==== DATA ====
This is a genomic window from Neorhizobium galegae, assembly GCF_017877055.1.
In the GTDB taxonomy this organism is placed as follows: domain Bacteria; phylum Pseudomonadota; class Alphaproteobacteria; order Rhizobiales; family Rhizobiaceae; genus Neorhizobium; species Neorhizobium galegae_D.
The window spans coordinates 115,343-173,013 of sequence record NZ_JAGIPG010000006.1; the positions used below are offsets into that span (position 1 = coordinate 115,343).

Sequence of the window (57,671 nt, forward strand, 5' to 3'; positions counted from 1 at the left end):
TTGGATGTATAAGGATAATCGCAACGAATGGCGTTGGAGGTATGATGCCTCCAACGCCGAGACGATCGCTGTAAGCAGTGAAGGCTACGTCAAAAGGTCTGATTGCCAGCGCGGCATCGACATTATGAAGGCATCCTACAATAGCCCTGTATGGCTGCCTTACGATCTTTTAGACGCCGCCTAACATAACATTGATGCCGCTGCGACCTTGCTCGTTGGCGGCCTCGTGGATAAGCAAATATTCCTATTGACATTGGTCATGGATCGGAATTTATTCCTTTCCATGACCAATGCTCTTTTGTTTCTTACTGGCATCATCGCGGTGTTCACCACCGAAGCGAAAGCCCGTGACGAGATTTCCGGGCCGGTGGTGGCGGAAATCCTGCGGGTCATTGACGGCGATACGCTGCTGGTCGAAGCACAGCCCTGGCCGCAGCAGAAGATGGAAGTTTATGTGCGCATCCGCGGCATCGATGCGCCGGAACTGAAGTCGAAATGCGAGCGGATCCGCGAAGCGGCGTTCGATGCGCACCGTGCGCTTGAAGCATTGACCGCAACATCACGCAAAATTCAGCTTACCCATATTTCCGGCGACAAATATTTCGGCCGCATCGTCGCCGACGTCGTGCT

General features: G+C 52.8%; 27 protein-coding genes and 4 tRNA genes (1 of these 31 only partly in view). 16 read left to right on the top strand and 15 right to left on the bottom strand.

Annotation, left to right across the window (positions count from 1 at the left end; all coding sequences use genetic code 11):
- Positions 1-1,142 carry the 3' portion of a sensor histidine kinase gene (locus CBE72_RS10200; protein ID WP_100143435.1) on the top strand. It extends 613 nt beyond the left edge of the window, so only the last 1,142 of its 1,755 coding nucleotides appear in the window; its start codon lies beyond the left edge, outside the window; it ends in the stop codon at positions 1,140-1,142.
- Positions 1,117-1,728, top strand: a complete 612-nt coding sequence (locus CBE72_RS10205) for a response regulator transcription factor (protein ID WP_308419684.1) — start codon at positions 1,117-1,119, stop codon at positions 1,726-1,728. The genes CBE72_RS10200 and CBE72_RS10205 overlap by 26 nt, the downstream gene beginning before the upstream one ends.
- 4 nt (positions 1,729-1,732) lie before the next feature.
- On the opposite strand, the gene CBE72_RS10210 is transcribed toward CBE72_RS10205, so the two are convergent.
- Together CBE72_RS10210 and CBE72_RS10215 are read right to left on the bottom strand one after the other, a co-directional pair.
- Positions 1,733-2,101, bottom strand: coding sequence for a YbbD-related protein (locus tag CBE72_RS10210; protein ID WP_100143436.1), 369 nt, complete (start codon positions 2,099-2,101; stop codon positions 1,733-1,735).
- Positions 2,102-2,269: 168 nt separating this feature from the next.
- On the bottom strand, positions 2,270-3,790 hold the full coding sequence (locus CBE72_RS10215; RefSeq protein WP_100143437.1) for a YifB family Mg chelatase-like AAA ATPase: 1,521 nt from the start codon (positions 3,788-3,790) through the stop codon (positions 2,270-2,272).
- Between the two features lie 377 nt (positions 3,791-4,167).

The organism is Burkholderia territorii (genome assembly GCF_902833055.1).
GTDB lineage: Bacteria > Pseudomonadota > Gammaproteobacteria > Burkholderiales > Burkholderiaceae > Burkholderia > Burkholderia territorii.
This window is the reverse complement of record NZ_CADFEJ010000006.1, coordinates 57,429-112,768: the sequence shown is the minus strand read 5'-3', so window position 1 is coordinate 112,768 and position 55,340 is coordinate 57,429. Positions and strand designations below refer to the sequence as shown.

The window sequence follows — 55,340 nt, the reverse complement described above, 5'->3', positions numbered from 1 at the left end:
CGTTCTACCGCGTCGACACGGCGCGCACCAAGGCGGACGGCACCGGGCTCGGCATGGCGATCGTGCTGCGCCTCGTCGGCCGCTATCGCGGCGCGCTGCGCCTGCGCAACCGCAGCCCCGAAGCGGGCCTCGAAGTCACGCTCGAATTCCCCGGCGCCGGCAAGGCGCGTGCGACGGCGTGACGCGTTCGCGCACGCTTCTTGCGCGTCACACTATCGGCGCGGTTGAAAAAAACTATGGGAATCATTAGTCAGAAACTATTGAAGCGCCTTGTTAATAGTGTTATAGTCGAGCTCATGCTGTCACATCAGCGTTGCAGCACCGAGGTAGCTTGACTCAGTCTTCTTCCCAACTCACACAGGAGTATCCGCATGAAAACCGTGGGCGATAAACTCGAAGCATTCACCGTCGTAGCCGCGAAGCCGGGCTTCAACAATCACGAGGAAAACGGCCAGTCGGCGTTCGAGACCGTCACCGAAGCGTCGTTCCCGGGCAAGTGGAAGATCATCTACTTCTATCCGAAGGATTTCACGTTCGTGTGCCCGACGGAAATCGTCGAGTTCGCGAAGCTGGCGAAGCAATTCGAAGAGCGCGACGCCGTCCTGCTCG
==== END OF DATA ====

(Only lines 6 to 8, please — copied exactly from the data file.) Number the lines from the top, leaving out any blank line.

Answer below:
General features: G+C 52.8%; 27 protein-coding genes and 4 tRNA genes (1 of these 31 only partly in view). 16 read left to right on the top strand and 15 right to left on the bottom strand.

Annotation, left to right across the window (positions count from 1 at the left end; all coding sequences use genetic code 11):
- Positions 1-1,142 carry the 3' portion of a sensor histidine kinase gene (locus CBE72_RS10200; protein ID WP_100143435.1) on the top strand. It extends 613 nt beyond the left edge of the window, so only the last 1,142 of its 1,755 coding nucleotides appear in the window; its start codon lies beyond the left edge, outside the window; it ends in the stop codon at positions 1,140-1,142.